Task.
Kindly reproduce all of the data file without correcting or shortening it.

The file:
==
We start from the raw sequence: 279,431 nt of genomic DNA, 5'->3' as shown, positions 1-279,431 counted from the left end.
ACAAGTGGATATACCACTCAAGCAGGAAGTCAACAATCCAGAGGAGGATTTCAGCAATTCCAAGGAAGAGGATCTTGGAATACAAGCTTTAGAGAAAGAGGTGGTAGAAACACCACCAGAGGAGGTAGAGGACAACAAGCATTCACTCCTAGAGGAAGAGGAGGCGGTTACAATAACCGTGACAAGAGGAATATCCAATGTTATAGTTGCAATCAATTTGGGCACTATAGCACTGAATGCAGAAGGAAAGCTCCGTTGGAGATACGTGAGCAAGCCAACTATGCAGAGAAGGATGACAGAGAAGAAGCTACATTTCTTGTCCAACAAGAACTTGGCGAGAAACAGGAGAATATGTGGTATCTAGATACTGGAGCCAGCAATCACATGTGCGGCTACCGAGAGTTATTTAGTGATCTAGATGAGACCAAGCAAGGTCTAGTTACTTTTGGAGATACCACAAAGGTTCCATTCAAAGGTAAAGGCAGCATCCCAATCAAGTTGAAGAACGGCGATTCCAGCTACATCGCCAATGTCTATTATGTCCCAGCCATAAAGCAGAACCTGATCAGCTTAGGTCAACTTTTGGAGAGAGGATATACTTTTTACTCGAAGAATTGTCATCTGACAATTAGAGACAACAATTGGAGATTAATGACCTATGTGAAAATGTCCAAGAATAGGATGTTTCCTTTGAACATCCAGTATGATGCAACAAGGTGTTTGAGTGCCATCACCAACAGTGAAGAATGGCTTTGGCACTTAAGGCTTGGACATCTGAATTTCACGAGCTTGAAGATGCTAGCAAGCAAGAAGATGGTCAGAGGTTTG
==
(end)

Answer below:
We start from the raw sequence: 279,431 nt of genomic DNA, 5'->3' as shown, positions 1-279,431 counted from the left end.
ACAAGTGGATATACCACTCAAGCAGGAAGTCAACAATCCAGAGGAGGATTTCAGCAATTCCAAGGAAGAGGATCTTGGAATACAAGCTTTAGAGAAAGAGGTGGTAGAAACACCACCAGAGGAGGTAGAGGACAACAAGCATTCACTCCTAGAGGAAGAGGAGGCGGTTACAATAACCGTGACAAGAGGAATATCCAATGTTATAGTTGCAATCAATTTGGGCACTATAGCACTGAATGCAGAAGGAAAGCTCCGTTGGAGATACGTGAGCAAGCCAACTATGCAGAGAAGGATGACAGAGAAGAAGCTACATTTCTTGTCCAACAAGAACTTGGCGAGAAACAGGAGAATATGTGGTATCTAGATACTGGAGCCAGCAATCACATGTGCGGCTACCGAGAGTTATTTAGTGATCTAGATGAGACCAAGCAAGGTCTAGTTACTTTTGGAGATACCACAAAGGTTCCATTCAAAGGTAAAGGCAGCATCCCAATCAAGTTGAAGAACGGCGATTCCAGCTACATCGCCAATGTCTATTATGTCCCAGCCATAAAGCAGAACCTGATCAGCTTAGGTCAACTTTTGGAGAGAGGATATACTTTTTACTCGAAGAATTGTCATCTGACAATTAGAGACAACAATTGGAGATTAATGACCTATGTGAAAATGTCCAAGAATAGGATGTTTCCTTTGAACATCCAGTATGATGCAACAAGGTGTTTGAGTGCCATCACCAACAGTGAAGAATGGCTTTGGCACTTAAGGCTTGGACATCTGAATTTCACGAGCTTGAAGATGCTAGCAAGCAAGAAGATGGTCAGAGGTTTG